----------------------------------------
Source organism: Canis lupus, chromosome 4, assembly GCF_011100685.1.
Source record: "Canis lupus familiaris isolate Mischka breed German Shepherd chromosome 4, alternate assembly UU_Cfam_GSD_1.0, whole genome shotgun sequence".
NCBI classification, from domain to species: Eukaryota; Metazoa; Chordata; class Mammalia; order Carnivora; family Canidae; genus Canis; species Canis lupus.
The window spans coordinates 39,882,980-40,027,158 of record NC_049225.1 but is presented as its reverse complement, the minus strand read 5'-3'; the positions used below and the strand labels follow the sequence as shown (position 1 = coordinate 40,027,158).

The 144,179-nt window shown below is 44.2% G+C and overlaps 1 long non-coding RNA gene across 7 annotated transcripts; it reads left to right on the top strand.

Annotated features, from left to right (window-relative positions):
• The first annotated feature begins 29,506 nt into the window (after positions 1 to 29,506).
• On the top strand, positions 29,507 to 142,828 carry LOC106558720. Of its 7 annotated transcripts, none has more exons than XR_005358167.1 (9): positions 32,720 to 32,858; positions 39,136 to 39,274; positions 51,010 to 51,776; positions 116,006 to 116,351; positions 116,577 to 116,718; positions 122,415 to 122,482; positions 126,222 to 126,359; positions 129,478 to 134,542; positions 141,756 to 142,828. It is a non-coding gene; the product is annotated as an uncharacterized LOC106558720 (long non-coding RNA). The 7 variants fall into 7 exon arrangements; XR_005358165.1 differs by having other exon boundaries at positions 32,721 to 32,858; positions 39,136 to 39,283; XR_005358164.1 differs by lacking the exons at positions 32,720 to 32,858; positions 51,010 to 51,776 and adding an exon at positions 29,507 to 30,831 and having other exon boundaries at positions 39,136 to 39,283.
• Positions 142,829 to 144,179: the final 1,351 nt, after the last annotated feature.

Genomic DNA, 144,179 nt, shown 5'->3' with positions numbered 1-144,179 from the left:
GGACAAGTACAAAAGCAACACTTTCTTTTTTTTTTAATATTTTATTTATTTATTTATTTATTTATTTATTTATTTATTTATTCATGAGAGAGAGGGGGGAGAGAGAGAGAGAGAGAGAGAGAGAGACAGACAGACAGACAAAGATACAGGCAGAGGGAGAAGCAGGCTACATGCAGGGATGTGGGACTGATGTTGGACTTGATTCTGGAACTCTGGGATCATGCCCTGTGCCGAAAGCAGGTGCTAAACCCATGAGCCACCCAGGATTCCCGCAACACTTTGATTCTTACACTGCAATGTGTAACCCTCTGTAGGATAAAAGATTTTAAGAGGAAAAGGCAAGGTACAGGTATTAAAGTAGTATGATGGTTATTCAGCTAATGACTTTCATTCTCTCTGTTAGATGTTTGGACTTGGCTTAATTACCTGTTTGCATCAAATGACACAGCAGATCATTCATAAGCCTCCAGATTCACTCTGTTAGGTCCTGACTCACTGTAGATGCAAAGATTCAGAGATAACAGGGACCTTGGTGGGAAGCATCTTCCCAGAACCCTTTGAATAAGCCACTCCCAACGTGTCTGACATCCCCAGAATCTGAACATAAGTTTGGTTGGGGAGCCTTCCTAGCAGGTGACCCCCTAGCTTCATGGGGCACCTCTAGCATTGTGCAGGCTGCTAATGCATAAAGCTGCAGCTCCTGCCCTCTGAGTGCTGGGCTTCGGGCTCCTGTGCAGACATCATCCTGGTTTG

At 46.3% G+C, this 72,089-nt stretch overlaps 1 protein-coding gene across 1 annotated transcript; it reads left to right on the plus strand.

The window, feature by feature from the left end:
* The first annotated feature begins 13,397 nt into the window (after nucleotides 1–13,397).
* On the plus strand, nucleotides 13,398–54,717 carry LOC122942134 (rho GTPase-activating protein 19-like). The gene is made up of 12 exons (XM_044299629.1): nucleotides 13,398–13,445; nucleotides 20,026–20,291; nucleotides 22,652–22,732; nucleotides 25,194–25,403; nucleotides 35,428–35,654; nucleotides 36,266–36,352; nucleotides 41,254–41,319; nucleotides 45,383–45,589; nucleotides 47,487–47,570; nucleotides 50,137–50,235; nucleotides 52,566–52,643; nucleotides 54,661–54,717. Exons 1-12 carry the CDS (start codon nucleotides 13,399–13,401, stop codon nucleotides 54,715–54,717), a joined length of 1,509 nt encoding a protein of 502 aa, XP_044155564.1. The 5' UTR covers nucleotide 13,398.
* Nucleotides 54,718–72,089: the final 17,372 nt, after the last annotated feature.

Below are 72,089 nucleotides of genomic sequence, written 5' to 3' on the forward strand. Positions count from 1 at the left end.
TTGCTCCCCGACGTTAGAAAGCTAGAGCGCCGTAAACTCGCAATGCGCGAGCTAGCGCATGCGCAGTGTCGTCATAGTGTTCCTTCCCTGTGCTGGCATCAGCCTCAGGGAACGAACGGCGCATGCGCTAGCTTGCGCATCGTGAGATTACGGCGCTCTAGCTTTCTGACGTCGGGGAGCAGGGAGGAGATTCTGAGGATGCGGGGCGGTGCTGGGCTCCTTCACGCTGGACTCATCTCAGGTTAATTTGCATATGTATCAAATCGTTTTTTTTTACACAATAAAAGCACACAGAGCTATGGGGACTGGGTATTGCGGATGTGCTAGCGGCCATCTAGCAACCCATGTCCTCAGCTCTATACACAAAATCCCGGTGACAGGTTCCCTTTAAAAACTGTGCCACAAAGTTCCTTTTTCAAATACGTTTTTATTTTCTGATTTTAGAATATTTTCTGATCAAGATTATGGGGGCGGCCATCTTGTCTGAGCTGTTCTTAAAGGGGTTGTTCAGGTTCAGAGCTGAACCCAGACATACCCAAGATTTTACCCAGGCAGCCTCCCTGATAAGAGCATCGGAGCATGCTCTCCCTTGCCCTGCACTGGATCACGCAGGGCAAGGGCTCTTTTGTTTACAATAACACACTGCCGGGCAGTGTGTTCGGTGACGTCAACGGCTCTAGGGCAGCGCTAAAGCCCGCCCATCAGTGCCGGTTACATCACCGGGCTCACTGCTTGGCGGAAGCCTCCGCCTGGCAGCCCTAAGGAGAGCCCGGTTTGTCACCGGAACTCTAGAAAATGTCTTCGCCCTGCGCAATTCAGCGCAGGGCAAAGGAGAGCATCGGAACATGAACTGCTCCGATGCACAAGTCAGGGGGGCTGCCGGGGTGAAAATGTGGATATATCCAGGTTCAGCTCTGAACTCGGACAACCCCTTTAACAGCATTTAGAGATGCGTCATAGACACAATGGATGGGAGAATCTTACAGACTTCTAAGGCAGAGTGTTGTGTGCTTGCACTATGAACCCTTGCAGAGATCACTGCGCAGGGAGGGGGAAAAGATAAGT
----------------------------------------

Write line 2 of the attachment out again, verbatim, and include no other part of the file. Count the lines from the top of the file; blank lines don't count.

Source record: "Canis lupus familiaris isolate Mischka breed German Shepherd chromosome 4, alternate assembly UU_Cfam_GSD_1.0, whole genome shotgun sequence".